During the COVID-19 crisis, for many of us not on the front lines the most dangerous thing we do may be grocery shopping.
A grocery run exposes us to many other people in a closed environment. In this pandemic, such an operation requires attention if it is to be accomplished safety.
But on my shopping trips over the past few weeks I’ve been struck by how distracted and unfocused many of my fellow shoppers are.
So in this post I’d like to use four fundamental concepts from the Japanese martial arts to discuss strategies for safer and smoother shopping. And perhaps in the process give an example of how the study of the martial arts has much broader application to our lives than merely punching and kicking.
Yōi: Get Ready
In many styles of karate, before we begin any drill we execute a brief preparatory movement. This consists of taking a deep breath in combination with a simple circular movement of the arms and a tightening of the legs — sort of compressing the muscles of the body as if squeezing a spring, making it ready to release into sudden movement.
The instruction for this is “yōi” (用意), usually translated as “get ready”. I’ve seen in compared to the “get set” in “on your mark — get set — go!”
The kanji 用 indicates the idea of a use or task, while 意 indicates thoughts and feelings, the heartmind. At the risk of over-reading, we might say that in this context “yōi” means “prepare your heart and mind for the task at hand.”
I like what one of my fellow instructors says of it: “Yoi means ‘get ready’. Ready for what? Anything.”
As Sun Tzu wrote, “[T]he general who wins a battle makes many calculations in his temple ere the battle is fought. The general who loses a battle makes but few calculations beforehand. Thus do many calculations lead to victory, and few calculations to defeat: how much more no calculation at all!”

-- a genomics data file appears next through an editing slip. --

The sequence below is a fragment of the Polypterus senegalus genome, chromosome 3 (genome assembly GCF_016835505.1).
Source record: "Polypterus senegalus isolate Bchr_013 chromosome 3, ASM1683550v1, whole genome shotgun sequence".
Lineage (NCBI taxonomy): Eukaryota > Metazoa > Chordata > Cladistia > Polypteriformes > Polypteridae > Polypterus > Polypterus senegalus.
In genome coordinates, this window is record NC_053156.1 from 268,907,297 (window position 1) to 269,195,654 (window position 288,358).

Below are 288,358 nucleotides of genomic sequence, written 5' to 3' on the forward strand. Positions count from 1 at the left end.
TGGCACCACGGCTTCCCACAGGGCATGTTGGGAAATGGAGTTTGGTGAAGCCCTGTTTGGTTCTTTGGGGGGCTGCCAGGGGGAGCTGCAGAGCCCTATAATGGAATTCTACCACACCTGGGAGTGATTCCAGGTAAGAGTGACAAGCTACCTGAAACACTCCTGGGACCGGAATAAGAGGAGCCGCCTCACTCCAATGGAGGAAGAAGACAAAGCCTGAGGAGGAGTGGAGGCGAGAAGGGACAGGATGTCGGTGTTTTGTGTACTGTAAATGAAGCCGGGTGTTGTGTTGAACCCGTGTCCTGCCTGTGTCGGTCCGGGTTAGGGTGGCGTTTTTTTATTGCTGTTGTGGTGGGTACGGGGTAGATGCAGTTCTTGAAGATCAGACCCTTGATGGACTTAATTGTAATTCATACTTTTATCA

Any successful endeavor requires preparation. So before you go grocery shopping, get ready! Calculate and plan. Have your mask, and gloves or hand sanitizer, ready. And have your shopping list! Know what you are there to get, what your mission is.
Zanshin: Total Awareness
The preparation of “yōi” includes both the practical physical aspects of getting things into position, and entering into a focused state of mind.
The state of mind we’re aiming for is called “zanshin” (残心) in Japanese. A literal translation is “remaining heart/mind”, but “mind without remainder” — nothing left behind, all in — might be closer to the meaning. The “zan” 残 is the same as in “zangyō” meaning “overtime work”; perhaps “mind working overtime” captures part of it.
Martial arts experts Christopher Caile and Deborah Klens-Bigman explain it by invoking a samurai maxim: “When the battle is over, tighten your chin strap.” That is, don’t assume the battle is over after the initial engagement. Maintain a heightened sense of awareness of everything going on around you. (Without falling into dysfunctional hypervigilance and fear.)
Csíkszentmihályi’s notion of “flow” is another way to describe it: action effortlessly joining with awareness to respond appropriately to conditions in the present moment, without intellectual reflection or discrimination.
So once you enter that grocery store, let all other ideas leave your mind. You are there on a mission, just as a fighter in the ring or a soldier in the field is.
Shopping is not a social activity anymore, not a family outing or a chance to meet your friend for a chat, not a time to pause to pull out your phone and read your texts, blocking up the aisle as no one can get by you without coming closer than social distancing guidelines call for. Stay in the game.
And maintain that awareness as you load you car, even as you drive home. You’re not off the battlefield until you can wash you hands.
Ma’ai: Control the Distance